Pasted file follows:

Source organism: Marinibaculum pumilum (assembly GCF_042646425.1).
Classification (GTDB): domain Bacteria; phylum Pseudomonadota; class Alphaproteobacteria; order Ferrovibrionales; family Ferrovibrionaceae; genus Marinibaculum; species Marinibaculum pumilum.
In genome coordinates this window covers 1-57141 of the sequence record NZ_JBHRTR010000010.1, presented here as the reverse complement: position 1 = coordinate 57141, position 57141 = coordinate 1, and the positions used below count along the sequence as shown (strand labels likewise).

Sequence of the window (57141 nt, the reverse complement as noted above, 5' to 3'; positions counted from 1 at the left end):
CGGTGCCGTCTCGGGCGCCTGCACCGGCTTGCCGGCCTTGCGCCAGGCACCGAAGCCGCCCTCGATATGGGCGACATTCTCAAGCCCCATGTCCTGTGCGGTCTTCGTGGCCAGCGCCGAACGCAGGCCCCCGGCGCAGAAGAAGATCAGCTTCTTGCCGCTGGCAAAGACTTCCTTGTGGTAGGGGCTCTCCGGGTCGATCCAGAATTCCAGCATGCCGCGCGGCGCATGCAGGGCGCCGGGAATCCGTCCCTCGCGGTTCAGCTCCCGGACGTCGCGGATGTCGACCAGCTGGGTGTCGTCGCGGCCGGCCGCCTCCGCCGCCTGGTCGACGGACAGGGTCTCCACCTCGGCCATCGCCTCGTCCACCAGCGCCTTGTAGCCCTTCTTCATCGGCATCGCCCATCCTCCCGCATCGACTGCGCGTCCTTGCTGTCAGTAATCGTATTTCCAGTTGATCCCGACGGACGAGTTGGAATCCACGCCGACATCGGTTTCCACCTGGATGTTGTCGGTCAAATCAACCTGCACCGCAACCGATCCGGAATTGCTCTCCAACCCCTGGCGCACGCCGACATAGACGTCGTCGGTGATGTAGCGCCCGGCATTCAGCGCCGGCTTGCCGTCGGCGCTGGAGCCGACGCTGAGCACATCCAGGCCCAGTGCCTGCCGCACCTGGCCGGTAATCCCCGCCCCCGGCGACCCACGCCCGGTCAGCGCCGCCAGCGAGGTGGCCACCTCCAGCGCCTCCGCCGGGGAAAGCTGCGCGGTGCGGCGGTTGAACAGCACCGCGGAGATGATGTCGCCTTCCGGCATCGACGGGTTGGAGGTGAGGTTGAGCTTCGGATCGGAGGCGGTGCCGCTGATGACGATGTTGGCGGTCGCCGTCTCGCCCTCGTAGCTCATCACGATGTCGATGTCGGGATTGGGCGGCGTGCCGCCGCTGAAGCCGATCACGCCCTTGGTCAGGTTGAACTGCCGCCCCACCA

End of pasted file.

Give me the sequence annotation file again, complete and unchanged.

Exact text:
Source organism: Marinibaculum pumilum (assembly GCF_042646425.1).
Classification (GTDB): domain Bacteria; phylum Pseudomonadota; class Alphaproteobacteria; order Ferrovibrionales; family Ferrovibrionaceae; genus Marinibaculum; species Marinibaculum pumilum.
In genome coordinates this window covers 1-57141 of the sequence record NZ_JBHRTR010000010.1, presented here as the reverse complement: position 1 = coordinate 57141, position 57141 = coordinate 1, and the positions used below count along the sequence as shown (strand labels likewise).

Sequence of the window (57141 nt, the reverse complement as noted above, 5' to 3'; positions counted from 1 at the left end):
CGGTGCCGTCTCGGGCGCCTGCACCGGCTTGCCGGCCTTGCGCCAGGCACCGAAGCCGCCCTCGATATGGGCGACATTCTCAAGCCCCATGTCCTGTGCGGTCTTCGTGGCCAGCGCCGAACGCAGGCCCCCGGCGCAGAAGAAGATCAGCTTCTTGCCGCTGGCAAAGACTTCCTTGTGGTAGGGGCTCTCCGGGTCGATCCAGAATTCCAGCATGCCGCGCGGCGCATGCAGGGCGCCGGGAATCCGTCCCTCGCGGTTCAGCTCCCGGACGTCGCGGATGTCGACCAGCTGGGTGTCGTCGCGGCCGGCCGCCTCCGCCGCCTGGTCGACGGACAGGGTCTCCACCTCGGCCATCGCCTCGTCCACCAGCGCCTTGTAGCCCTTCTTCATCGGCATCGCCCATCCTCCCGCATCGACTGCGCGTCCTTGCTGTCAGTAATCGTATTTCCAGTTGATCCCGACGGACGAGTTGGAATCCACGCCGACATCGGTTTCCACCTGGATGTTGTCGGTCAAATCAACCTGCACCGCAACCGATCCGGAATTGCTCTCCAACCCCTGGCGCACGCCGACATAGACGTCGTCGGTGATGTAGCGCCCGGCATTCAGCGCCGGCTTGCCGTCGGCGCTGGAGCCGACGCTGAGCACATCCAGGCCCAGTGCCTGCCGCACCTGGCCGGTAATCCCCGCCCCCGGCGACCCACGCCCGGTCAGCGCCGCCAGCGAGGTGGCCACCTCCAGCGCCTCCGCCGGGGAAAGCTGCGCGGTGCGGCGGTTGAACAGCACCGCGGAGATGATGTCGCCTTCCGGCATCGACGGGTTGGAGGTGAGGTTGAGCTTCGGATCGGAGGCGGTGCCGCTGATGACGATGTTGGCGGTCGCCGTCTCGCCCTCGTAGCTCATCACGATGTCGATGTCGGGATTGGGCGGCGTGCCGCCGCTGAAGCCGATCACGCCCTTGGTCAGGTTGAACTGCCGCCCCACCA